area of dead leaves, twigs, and
loose stones. If possible, do not
camp near rockpiles or fallen
trees; scorpions and spiders often
hide in such, places. In areas where
scorpions are a problem, look for
them inside your shoes before you
put your shoes on each morning.
TIhere is little you can, do to get
rid of yellow jackets that come
around whien. you! are pienicking-
except move to another area. On
your own property, you may spray
their nests with insecticide, but on
public or private park land this
should be done only by a ranger or
other responsible person,

if you are bitten .
If you are in an area where there
are many insects, you are likely to
receive a few bites, even if you
protect yourself with insect repel-
lent or a space spray. If you are
bitten, do not scratch the bites;
this can break the skin and invite
infection.
After you have been in an area
infested by chiggers, take a hot
soapy bath as soon as possible. If
you can do this within an hour,
you can kill most of the chiggers
before they attach themselves to
your skin.
Sunburn relief products and
other local anesthetics that con-
tain benzocaine (ethyl amnino-
benzoate) can help alleviate itch-
ing and mild pain. They are availa-
ble in drug stores as ointments and
pressurized sprays. It is a good idea
to include one in a first aid kit for


camping and other outdoor activi-
ties.
Although most insect bites are
annoying, cause itching, or are
moderately painful, some can even
cause serious illness and severe
allergic reactions in certain. sen-
sitive people. If you feel dizzy, nau-
seated, or feverish. after having
been. bittern by an insect, or if in-
tense pain. lasts more than. a few
seconds, get medical attention. as
soon as possible. Consult your doc-
tor if you have ever experienced an.
allergic reaction following an, in-
sect bite.

F=OR MIORIE
INFORMATION

'You will find detailed informna-
tion on control of some of the in-
sect pests discussed in this bulletin
mn the following publications:
HG 121, "Controlling Fleas";
HG 122, "Controlling Wasps";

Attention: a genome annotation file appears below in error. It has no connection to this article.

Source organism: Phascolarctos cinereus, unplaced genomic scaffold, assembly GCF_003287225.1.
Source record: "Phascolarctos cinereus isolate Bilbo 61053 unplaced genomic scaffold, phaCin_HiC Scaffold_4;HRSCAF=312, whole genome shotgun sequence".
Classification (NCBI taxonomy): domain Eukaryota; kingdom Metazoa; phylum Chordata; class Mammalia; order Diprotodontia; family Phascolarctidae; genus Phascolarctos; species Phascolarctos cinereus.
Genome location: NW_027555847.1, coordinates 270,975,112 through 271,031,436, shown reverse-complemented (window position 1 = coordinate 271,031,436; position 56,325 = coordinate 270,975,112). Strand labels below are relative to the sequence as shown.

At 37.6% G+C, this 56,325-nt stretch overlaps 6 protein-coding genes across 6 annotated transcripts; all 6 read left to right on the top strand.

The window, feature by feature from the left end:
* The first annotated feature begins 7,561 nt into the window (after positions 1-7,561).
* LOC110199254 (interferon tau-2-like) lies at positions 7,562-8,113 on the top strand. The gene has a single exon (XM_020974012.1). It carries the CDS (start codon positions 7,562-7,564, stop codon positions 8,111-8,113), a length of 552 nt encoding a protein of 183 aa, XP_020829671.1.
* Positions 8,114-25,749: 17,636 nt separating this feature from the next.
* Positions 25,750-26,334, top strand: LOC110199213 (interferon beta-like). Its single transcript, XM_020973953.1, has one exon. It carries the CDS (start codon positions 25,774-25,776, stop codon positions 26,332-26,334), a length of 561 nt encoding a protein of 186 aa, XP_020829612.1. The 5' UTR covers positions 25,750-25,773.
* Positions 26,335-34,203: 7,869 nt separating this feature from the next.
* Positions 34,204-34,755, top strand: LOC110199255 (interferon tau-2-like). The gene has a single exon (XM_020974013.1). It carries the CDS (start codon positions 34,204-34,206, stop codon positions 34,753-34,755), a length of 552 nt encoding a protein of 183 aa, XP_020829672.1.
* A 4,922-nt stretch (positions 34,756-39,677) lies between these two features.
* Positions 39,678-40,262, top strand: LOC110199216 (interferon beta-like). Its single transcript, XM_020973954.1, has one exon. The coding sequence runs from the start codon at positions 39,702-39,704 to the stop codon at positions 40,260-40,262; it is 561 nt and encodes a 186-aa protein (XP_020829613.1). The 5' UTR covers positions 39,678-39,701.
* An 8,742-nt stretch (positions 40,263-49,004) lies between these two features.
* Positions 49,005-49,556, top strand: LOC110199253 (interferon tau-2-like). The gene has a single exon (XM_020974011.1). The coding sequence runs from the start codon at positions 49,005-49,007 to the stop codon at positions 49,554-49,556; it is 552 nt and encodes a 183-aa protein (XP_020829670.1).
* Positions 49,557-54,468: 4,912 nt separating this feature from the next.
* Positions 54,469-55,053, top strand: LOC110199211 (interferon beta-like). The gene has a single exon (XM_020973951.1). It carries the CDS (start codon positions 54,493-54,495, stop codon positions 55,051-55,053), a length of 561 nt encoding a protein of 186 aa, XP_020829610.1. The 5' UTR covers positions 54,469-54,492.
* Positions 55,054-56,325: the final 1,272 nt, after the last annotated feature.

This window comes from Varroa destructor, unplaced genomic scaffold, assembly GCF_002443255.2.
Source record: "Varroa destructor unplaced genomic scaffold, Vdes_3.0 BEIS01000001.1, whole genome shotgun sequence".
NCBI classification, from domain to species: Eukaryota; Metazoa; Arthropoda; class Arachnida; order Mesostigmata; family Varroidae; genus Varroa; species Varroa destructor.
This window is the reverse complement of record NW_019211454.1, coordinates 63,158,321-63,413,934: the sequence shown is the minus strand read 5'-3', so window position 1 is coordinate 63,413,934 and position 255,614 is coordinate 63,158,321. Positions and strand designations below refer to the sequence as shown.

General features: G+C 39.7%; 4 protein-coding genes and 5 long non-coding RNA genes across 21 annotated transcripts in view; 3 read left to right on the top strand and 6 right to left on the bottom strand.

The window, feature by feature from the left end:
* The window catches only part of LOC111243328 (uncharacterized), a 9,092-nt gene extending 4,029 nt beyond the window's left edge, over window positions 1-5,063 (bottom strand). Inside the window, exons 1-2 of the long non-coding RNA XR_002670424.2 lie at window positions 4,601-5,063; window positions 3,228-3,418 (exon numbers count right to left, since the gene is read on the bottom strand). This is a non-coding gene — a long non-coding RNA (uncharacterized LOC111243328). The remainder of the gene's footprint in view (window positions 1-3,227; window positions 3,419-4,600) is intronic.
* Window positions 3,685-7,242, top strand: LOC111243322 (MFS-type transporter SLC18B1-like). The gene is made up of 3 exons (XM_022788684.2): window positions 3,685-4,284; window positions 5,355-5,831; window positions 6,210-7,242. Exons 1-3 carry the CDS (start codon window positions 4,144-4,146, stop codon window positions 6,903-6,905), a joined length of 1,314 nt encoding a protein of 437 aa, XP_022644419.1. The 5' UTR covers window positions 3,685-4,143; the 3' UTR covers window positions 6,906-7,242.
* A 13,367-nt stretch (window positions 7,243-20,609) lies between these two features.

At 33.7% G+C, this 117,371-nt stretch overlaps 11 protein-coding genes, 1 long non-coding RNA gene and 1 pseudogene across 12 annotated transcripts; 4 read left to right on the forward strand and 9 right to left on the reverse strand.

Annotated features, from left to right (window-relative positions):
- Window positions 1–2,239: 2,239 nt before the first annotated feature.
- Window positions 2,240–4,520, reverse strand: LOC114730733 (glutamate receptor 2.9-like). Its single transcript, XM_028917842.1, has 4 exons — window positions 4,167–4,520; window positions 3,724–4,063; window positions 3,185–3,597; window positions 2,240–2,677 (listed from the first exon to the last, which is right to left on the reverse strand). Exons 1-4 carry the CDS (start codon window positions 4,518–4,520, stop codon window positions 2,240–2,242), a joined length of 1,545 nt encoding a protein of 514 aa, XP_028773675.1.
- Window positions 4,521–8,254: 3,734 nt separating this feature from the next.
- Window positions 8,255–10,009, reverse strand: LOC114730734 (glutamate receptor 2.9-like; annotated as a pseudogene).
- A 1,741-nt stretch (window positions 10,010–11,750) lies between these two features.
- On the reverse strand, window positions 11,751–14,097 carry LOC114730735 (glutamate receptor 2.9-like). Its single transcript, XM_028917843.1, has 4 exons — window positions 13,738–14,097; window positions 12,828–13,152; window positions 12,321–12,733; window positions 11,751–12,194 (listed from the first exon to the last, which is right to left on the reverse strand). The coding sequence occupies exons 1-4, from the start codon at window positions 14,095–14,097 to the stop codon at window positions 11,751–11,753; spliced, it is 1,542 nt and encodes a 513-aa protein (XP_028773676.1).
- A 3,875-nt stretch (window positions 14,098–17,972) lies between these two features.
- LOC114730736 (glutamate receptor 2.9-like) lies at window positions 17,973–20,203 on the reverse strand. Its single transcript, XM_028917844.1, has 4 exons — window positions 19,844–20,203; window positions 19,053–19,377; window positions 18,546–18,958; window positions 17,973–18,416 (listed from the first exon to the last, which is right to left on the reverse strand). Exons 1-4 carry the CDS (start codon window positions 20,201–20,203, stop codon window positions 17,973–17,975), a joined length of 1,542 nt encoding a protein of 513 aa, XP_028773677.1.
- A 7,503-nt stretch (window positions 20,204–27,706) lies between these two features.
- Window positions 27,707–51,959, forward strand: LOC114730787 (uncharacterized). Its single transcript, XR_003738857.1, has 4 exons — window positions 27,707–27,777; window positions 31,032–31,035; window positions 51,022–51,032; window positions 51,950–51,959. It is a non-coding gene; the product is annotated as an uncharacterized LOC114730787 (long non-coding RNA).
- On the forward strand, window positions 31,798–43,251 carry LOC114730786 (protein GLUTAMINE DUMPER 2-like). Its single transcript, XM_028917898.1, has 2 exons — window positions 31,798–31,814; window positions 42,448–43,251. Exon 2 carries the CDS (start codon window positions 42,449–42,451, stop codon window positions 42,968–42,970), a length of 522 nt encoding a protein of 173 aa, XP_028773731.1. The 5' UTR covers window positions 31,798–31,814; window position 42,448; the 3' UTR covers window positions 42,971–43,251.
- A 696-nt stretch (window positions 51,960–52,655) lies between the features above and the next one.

HG 137, "Controlling Chiggers."
To obtain single free copies, send
your request on, a postcard to:
Office of Governmental and Public
Affairs, U.S. Department of Ag-
riculture, Washington, D.C. 20250.
Please include your IZIP code num-
ber in. your return. address.
Mention of a proprietary prod-
uct in this publication is not a
guarantee or warranty of the prod-
uct by the U.S. Department of Ag-
riculture and does not imply its
approval by the Department to the
exclusion of other products that
may also be suitable.
Department publications con-
tain public information. They are
not copyrighted and m~ay be repro-
duced in whole or in. part with or
without credit.








U.S. DEPARTMENT OF AGRICULTURE
SCIENCE AND EDUCATION ADMINISTRATION
HYATTSVILLE, MARYLAND 20782

OFFICIAL BUSINESS
PENALTY FOR PRIVATE USE $300


FOLLOW THEL LAELL
U.S. DEATMEN1Tl OF AStKULTURE


U.S. GOVERNMENT PRINTING OFFICE : 1978 O--266-937


UNIVERSITY OF FLORIDA


3 1262 08582 7862

POSTAGE AND FEES PAID
U.S. DEPARTMENT OF
AGRICULTURE
AGR 101




Full Text
xml version 1.0 encoding UTF-8
REPORT xmlns http:www.fcla.edudlsmddaitss xmlns:xsi http:www.w3.org2001XMLSchema-instance xsi:schemaLocation http:www.fcla.edudlsmddaitssdaitssReport.xsd
INGEST IEID EOXDG0959_WXP1TE INGEST_TIME 2012-10-18T17:24:13Z PACKAGE AA00012165_00001
AGREEMENT_INFO ACCOUNT UF PROJECT UFDC
FILES